Eritrea: Plea for help as children start to die

News and Press Release
Originally published
ADDIS ABABA, 7 February (IRIN) - Two thirds of the population of Eritrea are facing food shortages and 10,000 children are severely malnourished, the UN said on Friday.
Musa Bungudu, head of the Office for the Coordination of Humanitarian Affairs (OCHA) in Eritrea, said that children were already starting to die in the tiny Red Sea state.

But so far the international community has failed to respond to the crisis which has hit the country, and food reserves will run out within two months.

In an impassioned plea for help, he told the weekly video-linked press briefing organised by the UN Mission in Ethiopia and Eritrea (UNMEE), that only a quarter of the food needed to avoid a disaster had been pledged to the country. Eritrea has a population of about 3.3 million.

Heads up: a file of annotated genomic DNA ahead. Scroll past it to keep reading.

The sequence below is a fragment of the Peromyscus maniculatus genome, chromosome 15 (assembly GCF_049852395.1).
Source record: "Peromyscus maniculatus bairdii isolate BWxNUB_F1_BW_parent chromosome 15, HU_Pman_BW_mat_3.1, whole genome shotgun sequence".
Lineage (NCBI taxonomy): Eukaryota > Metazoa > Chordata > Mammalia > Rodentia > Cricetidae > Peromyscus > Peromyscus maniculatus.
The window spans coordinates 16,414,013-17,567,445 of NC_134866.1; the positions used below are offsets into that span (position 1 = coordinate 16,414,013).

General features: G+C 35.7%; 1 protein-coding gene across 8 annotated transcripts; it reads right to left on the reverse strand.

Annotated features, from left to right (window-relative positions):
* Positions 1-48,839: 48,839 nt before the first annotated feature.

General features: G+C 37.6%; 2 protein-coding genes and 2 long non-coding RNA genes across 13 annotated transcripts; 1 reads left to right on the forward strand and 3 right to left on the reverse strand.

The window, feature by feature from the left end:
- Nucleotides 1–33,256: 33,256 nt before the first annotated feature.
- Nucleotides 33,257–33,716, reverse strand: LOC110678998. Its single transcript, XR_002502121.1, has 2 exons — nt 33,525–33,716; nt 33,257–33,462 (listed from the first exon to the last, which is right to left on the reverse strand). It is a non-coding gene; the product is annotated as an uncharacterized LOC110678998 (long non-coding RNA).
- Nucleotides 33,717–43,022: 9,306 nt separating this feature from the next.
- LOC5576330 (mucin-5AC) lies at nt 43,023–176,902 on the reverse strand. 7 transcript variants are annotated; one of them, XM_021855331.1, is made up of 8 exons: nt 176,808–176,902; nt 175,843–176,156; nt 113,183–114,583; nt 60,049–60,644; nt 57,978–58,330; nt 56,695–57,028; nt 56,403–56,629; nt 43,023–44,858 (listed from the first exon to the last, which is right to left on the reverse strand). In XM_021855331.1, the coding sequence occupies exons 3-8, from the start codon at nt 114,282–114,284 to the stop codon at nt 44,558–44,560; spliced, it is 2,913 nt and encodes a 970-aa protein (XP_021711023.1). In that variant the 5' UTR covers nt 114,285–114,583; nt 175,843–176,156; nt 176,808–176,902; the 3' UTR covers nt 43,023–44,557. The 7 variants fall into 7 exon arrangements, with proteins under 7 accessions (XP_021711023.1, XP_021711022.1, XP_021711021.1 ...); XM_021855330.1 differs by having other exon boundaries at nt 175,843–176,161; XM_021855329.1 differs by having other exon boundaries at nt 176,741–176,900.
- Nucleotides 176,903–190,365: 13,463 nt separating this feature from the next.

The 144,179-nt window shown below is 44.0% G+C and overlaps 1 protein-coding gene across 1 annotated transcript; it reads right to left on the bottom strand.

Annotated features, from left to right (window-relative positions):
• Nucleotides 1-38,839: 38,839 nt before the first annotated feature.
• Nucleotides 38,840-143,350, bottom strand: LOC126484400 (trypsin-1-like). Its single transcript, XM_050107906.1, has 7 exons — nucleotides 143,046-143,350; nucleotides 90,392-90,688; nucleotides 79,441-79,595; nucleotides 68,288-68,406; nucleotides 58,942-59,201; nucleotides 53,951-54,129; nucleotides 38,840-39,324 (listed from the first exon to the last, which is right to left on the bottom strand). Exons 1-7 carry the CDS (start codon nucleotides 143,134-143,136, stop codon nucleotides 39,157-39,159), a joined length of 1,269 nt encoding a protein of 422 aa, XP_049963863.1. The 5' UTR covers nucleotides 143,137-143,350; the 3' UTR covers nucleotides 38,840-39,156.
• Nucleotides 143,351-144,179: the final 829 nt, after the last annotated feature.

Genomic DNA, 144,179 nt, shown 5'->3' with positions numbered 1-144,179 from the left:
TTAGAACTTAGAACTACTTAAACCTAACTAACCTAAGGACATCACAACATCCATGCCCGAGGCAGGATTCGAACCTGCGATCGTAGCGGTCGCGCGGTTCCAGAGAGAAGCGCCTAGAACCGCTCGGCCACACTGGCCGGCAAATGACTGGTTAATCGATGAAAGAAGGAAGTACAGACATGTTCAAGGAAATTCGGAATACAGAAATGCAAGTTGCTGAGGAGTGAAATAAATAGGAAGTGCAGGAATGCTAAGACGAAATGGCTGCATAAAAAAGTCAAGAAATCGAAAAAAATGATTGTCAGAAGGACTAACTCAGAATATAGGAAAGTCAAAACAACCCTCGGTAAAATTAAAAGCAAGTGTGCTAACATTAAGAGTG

"The situation of drought in Eritrea really is very bad," he said. "We are appealing to the donor community, were are appealing to the national and international media, to please try to allocate to us as much as possible."

"Children are already dying because they don't have anything to eat," he stated.

Bungudu said the next two months would be critical, and warned that even if the international community pledged food tomorrow it would still take three months to arrive. He also said that Eritrean government food reserves had dwindled.

Some 2.3 million people in the country have been hit by the drought and malnutrition rates have reached alarming rates of 28 percent - a third of those hit by food shortages.

"The country really is facing enormous challenges," he said. "Children are having to walk between three to five hours in order to get a few litres of water to drink."

Bungudu estimated that some US $153 million were needed to cover the food needs up until the end of the year.

He added that the cost of cereals had gone up by 100 percent in just four months while traditional breadbasket regions in Eritrea had failed to produce good harvests.

Bungudu also said that camps holding some 58,000 internally displaced people were also placing an additional strain on extremely limited resources. Eritrea is also facing a large influx of people returning to the country, especially from neighbouring Sudan.


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